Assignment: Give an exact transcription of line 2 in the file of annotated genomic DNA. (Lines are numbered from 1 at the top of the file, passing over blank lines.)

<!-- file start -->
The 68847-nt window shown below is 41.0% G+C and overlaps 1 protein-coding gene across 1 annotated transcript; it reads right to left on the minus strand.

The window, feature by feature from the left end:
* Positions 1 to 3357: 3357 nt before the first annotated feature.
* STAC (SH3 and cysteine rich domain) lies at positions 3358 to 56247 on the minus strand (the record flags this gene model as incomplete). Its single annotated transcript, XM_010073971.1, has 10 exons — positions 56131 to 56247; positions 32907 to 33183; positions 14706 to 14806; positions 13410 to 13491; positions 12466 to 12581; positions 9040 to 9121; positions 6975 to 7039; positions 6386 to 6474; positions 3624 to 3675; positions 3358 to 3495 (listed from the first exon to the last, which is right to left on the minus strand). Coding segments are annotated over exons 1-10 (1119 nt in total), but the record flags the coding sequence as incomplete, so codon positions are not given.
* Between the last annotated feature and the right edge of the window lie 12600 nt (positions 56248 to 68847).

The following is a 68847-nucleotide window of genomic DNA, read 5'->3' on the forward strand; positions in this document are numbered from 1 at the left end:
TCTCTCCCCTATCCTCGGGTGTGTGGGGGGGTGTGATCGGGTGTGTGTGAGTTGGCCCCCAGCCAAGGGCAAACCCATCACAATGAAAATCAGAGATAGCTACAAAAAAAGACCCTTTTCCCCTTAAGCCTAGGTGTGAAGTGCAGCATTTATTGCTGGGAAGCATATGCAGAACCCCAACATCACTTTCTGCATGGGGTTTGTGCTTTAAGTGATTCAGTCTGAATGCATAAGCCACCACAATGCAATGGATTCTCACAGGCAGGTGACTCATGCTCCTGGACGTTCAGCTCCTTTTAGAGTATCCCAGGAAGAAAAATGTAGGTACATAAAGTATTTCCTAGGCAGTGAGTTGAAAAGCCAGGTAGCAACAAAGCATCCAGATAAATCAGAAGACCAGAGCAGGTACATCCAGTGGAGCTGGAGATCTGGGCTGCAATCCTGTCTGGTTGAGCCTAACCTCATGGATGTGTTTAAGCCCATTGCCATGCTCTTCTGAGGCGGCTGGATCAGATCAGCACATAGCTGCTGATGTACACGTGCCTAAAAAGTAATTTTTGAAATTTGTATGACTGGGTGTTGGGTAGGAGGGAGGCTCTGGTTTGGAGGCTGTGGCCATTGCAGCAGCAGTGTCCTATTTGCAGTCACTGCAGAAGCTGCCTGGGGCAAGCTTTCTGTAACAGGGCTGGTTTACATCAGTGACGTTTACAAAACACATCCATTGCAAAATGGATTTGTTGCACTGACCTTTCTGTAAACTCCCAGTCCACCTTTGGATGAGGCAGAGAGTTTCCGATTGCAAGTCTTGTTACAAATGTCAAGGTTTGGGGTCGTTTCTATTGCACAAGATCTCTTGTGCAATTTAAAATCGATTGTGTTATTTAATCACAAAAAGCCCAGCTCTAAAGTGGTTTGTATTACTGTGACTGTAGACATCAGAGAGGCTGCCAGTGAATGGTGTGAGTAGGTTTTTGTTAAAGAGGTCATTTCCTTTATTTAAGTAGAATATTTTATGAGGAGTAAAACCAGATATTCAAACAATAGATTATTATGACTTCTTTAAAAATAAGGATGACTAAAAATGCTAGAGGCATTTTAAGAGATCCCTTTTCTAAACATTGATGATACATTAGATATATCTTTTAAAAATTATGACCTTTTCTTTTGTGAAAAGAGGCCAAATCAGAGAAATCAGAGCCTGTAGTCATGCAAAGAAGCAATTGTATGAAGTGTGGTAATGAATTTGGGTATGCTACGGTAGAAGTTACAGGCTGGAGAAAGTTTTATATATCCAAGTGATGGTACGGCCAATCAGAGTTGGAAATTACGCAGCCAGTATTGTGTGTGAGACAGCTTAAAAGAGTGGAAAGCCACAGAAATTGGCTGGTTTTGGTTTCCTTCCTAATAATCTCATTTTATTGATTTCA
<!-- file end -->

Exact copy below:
The window, feature by feature from the left end: